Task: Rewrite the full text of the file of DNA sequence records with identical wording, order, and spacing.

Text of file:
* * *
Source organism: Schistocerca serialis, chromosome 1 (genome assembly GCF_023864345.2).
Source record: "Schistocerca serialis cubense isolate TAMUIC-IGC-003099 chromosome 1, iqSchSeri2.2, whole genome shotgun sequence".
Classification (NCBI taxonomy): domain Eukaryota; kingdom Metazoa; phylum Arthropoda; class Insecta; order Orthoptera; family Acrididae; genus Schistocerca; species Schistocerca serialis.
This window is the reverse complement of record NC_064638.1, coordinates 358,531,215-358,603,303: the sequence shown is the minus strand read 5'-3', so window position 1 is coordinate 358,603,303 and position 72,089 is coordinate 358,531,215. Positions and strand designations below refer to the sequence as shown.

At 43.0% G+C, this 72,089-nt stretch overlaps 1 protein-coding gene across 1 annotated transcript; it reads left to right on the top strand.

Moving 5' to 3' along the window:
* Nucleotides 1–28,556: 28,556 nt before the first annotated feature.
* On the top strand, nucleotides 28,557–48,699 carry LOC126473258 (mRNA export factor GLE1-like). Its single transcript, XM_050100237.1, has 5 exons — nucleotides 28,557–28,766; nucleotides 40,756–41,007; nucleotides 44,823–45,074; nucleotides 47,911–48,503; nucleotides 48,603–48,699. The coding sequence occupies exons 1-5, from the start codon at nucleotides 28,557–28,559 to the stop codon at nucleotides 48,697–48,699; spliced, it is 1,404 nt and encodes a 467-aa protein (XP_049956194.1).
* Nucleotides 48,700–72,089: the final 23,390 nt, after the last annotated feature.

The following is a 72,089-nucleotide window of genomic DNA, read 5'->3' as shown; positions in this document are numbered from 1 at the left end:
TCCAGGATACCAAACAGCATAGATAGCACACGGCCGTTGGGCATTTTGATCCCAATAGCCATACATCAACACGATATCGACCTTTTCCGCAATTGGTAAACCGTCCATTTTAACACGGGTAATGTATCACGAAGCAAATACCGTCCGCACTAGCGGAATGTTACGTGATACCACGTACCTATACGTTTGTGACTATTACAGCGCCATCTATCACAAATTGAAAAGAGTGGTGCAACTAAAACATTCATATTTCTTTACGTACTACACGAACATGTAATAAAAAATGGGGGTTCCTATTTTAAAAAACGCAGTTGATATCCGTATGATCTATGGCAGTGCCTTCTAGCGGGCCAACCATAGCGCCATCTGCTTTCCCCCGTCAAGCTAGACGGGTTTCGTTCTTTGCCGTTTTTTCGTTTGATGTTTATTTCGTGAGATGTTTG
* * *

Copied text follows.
Source organism: Schistocerca serialis, chromosome 1 (genome assembly GCF_023864345.2).
Source record: "Schistocerca serialis cubense isolate TAMUIC-IGC-003099 chromosome 1, iqSchSeri2.2, whole genome shotgun sequence".
Classification (NCBI taxonomy): domain Eukaryota; kingdom Metazoa; phylum Arthropoda; class Insecta; order Orthoptera; family Acrididae; genus Schistocerca; species Schistocerca serialis.
This window is the reverse complement of record NC_064638.1, coordinates 358,531,215-358,603,303: the sequence shown is the minus strand read 5'-3', so window position 1 is coordinate 358,603,303 and position 72,089 is coordinate 358,531,215. Positions and strand designations below refer to the sequence as shown.

At 43.0% G+C, this 72,089-nt stretch overlaps 1 protein-coding gene across 1 annotated transcript; it reads left to right on the top strand.

Moving 5' to 3' along the window:
* Nucleotides 1–28,556: 28,556 nt before the first annotated feature.
* On the top strand, nucleotides 28,557–48,699 carry LOC126473258 (mRNA export factor GLE1-like). Its single transcript, XM_050100237.1, has 5 exons — nucleotides 28,557–28,766; nucleotides 40,756–41,007; nucleotides 44,823–45,074; nucleotides 47,911–48,503; nucleotides 48,603–48,699. The coding sequence occupies exons 1-5, from the start codon at nucleotides 28,557–28,559 to the stop codon at nucleotides 48,697–48,699; spliced, it is 1,404 nt and encodes a 467-aa protein (XP_049956194.1).
* Nucleotides 48,700–72,089: the final 23,390 nt, after the last annotated feature.

The following is a 72,089-nucleotide window of genomic DNA, read 5'->3' as shown; positions in this document are numbered from 1 at the left end:
TCCAGGATACCAAACAGCATAGATAGCACACGGCCGTTGGGCATTTTGATCCCAATAGCCATACATCAACACGATATCGACCTTTTCCGCAATTGGTAAACCGTCCATTTTAACACGGGTAATGTATCACGAAGCAAATACCGTCCGCACTAGCGGAATGTTACGTGATACCACGTACCTATACGTTTGTGACTATTACAGCGCCATCTATCACAAATTGAAAAGAGTGGTGCAACTAAAACATTCATATTTCTTTACGTACTACACGAACATGTAATAAAAAATGGGGGTTCCTATTTTAAAAAACGCAGTTGATATCCGTATGATCTATGGCAGTGCCTTCTAGCGGGCCAACCATAGCGCCATCTGCTTTCCCCCGTCAAGCTAGACGGGTTTCGTTCTTTGCCGTTTTTTCGTTTGATGTTTATTTCGTGAGATGTTTG